Death Café Encourages Open Conversation

After Carolyn Knox lost her 38-year-old son to brain cancer, the grief of losing a child consumed her. She couldn’t stop questioning: Why did this happen? Where did he go? As time passed, Knox recognized that her thoughts on death weren’t going anywhere, and she needed to find a way to address them.

“All of the sudden, I realized the questions and the feelings I was having are really valid,” says Knox, who works as a research associate at UO. “There’s something about mortality that’s an essential part of being human. If we were machines and we had no sense of ever having to go away, it would be entirely different. It makes us human in a way that’s so essential that we don’t really think about it.”

Knox eventually found Death Café, an international movement that seeks to lessen the taboo on death and get people talking about it without apprehension. Started in Europe, Death Café provides a forum in which people can discuss death-related issues, tackle questions and dig deeper into the unknown, with the added benefit of tea and cake. It’s not group therapy, a religious occasion or a counseling session — just a chance to chat about death with a group of open-minded individuals.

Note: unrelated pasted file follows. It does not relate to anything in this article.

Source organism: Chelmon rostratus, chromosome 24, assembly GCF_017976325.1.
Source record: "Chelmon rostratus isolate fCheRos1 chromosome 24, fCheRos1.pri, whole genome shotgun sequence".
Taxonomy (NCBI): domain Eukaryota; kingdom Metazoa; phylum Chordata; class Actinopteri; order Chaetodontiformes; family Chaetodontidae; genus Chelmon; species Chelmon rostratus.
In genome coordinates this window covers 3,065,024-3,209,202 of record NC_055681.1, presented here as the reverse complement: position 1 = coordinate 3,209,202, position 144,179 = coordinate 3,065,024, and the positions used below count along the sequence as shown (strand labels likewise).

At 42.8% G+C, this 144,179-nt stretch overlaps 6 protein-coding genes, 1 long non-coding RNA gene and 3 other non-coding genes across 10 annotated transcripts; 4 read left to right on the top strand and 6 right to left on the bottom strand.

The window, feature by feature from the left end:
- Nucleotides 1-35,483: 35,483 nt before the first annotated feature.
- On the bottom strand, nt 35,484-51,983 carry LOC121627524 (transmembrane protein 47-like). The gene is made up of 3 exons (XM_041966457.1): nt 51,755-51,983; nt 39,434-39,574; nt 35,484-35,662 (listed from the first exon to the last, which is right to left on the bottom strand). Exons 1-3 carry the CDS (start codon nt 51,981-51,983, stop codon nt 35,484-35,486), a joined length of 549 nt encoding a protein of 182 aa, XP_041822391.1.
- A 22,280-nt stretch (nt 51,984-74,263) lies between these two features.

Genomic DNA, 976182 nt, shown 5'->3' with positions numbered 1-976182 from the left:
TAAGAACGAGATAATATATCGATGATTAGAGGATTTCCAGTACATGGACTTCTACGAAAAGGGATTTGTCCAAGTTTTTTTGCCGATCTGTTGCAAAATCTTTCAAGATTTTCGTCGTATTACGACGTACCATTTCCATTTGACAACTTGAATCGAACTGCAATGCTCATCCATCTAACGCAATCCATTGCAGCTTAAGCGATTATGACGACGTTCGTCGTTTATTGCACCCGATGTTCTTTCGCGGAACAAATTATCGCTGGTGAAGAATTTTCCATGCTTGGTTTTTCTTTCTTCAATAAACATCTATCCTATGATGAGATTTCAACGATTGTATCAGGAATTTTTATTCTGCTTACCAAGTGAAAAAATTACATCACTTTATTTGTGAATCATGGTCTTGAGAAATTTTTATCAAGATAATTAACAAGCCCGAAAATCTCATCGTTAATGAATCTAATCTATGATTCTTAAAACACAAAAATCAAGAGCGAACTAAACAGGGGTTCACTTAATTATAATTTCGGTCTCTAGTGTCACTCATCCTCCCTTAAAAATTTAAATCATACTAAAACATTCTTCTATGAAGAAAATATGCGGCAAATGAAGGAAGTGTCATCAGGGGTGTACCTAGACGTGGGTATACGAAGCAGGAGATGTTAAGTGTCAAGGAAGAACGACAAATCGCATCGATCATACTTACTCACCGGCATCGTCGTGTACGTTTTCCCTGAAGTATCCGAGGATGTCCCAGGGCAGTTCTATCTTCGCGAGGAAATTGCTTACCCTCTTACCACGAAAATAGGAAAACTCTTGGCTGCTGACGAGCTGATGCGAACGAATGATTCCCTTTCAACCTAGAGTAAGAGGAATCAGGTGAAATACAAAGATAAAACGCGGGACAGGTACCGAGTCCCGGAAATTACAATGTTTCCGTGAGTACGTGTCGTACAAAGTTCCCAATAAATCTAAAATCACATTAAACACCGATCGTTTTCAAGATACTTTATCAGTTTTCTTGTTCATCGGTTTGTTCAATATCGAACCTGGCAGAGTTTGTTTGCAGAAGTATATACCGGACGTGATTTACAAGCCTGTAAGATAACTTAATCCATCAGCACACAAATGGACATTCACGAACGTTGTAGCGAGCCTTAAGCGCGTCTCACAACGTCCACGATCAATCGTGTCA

Before becoming involved in Death Café, Knox set up a table at the 2012 Eugene Celebration with a banner that said, “Normalize the conversation on death and grief.” She was swamped with people interested in talking about death.

“I have been through hospice training, and I know that when you have a death in your family, it’s very awkward to talk about death open and honestly,” Knox says. “And yet death is everywhere, and we don’t talk about it in a normal kind of way.”

Knox and five others in her group created a Death Café for the Eugene-Springfield area, and the first meeting is scheduled for Sept. 24. “There’s a need in our community for this conversation,” Knox says. “Everybody needs to be able to normally talk about death, whatever their questions and beliefs are.”

Knox says this month’s meeting is completely booked, but she hopes to hold another in October. Those interested in attending the next event can register online at